1.5 million victims in England and Wales are choosing not to pursue their cases, what does this mean for the justice system?
According to recent figures published by the Home Office, 1.5 million victims of serious crimes decided not to pursue their cases after reporting them in the year up to March 2022. Of those, 900,000 were victims of violence, 95,000 victims of criminal damage, and over 75,000 victims of sexual violence. What’s more, 78.6% of those cases were closed despite having identified a suspect, prompting widespread concern.
But what exactly do these numbers mean? It’s no secret that cuts to legal aid have severely affected the wait time for cases to reach the court. According to the CPS’s Q4 release from 2021-2022, the wait time for case completion continues to increase (from 153 days to 170 days in cases of rape). It is a problem that has been recognised by the Crown Prosecution Service, with the acknowledgement that the process is, for some victims, as traumatic as the offence itself. In fact, the backdrop of barrister’s strikes and claims of underfunding and understaffing among police, the challenges facing every stage of the process have been laid bare.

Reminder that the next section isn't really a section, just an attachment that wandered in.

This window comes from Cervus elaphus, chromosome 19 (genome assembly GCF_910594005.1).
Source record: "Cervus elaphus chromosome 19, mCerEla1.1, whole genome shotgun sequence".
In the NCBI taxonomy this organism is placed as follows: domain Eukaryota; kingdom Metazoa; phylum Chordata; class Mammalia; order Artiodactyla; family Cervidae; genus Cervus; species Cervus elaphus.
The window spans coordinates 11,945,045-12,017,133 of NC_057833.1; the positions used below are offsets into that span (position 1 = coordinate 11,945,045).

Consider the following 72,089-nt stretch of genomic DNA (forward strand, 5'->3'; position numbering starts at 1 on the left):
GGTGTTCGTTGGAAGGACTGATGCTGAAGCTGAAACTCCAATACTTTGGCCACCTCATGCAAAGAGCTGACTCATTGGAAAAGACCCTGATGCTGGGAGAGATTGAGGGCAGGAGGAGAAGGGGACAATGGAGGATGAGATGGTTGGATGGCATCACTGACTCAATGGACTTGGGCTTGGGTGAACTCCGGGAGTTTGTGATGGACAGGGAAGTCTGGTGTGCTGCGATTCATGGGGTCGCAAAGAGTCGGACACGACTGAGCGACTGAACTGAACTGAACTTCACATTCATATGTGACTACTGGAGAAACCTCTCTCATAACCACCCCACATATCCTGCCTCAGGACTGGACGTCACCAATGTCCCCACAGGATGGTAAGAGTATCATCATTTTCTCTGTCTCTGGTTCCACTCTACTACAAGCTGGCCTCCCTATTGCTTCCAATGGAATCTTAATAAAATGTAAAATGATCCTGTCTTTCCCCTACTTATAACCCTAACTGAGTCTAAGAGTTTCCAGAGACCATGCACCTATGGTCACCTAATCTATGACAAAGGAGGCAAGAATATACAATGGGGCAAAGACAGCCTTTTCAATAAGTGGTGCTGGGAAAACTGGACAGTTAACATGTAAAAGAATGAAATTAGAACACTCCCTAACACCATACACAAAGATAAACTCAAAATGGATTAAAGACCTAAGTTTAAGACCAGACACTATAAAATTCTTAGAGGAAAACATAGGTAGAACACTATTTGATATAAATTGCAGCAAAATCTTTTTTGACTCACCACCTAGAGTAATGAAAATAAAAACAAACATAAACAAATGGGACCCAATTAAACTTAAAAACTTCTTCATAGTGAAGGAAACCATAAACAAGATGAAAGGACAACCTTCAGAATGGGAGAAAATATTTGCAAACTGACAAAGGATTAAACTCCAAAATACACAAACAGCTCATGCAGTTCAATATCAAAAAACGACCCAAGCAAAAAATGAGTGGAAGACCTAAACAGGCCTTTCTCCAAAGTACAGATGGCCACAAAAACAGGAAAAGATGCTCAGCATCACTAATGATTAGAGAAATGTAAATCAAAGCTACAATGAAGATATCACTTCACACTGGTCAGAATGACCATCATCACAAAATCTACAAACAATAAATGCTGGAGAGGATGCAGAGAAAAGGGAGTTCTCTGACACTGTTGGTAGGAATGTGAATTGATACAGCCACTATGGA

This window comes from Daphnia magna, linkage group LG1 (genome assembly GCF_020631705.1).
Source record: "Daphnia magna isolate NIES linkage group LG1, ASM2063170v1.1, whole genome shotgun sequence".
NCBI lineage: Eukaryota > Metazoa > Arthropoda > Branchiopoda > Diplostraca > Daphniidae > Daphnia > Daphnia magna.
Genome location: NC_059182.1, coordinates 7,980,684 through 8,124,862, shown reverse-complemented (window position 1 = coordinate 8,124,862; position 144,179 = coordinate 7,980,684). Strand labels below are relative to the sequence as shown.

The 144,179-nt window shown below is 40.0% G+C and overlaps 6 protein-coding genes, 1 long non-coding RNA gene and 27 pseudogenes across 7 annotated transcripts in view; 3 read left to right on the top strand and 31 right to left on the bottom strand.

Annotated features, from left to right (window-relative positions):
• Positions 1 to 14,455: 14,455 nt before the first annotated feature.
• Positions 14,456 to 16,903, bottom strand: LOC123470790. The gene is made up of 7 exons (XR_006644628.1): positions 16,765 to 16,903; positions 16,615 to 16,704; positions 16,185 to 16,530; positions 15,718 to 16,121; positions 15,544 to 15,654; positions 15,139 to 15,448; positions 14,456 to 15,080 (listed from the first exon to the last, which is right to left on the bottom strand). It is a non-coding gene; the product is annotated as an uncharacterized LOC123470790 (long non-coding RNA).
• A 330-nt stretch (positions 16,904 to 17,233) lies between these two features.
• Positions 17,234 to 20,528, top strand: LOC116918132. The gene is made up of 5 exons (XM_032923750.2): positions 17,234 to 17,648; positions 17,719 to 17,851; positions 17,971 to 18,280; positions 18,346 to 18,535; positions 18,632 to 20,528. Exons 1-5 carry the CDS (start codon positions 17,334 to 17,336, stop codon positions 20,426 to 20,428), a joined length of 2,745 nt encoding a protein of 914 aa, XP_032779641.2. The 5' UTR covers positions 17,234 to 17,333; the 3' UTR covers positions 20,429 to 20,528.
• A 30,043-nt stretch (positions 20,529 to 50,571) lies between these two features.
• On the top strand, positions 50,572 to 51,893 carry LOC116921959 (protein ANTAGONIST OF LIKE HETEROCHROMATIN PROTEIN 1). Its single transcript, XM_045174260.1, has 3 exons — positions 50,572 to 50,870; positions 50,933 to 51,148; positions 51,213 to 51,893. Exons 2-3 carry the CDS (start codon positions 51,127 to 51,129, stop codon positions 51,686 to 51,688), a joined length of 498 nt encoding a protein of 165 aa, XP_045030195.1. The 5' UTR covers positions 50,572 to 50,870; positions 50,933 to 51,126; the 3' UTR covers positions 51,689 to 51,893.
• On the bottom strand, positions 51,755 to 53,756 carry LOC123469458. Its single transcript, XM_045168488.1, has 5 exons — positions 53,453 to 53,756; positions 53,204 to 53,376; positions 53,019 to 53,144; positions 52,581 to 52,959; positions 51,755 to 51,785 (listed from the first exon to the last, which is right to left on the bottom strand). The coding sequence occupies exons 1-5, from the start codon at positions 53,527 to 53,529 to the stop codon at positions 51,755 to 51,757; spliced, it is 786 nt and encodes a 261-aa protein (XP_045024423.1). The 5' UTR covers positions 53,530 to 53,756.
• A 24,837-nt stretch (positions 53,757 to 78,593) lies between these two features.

According to Labour Leader and former Head of the Crown Prosecution Service Keir Starmer, faith in the criminal justice system is being ‘devastatingly’ undermined. A solution, critics suggest, requires a fund review and a drastic simplification of the process, above all, to ease the pressure that victims of these crimes currently face.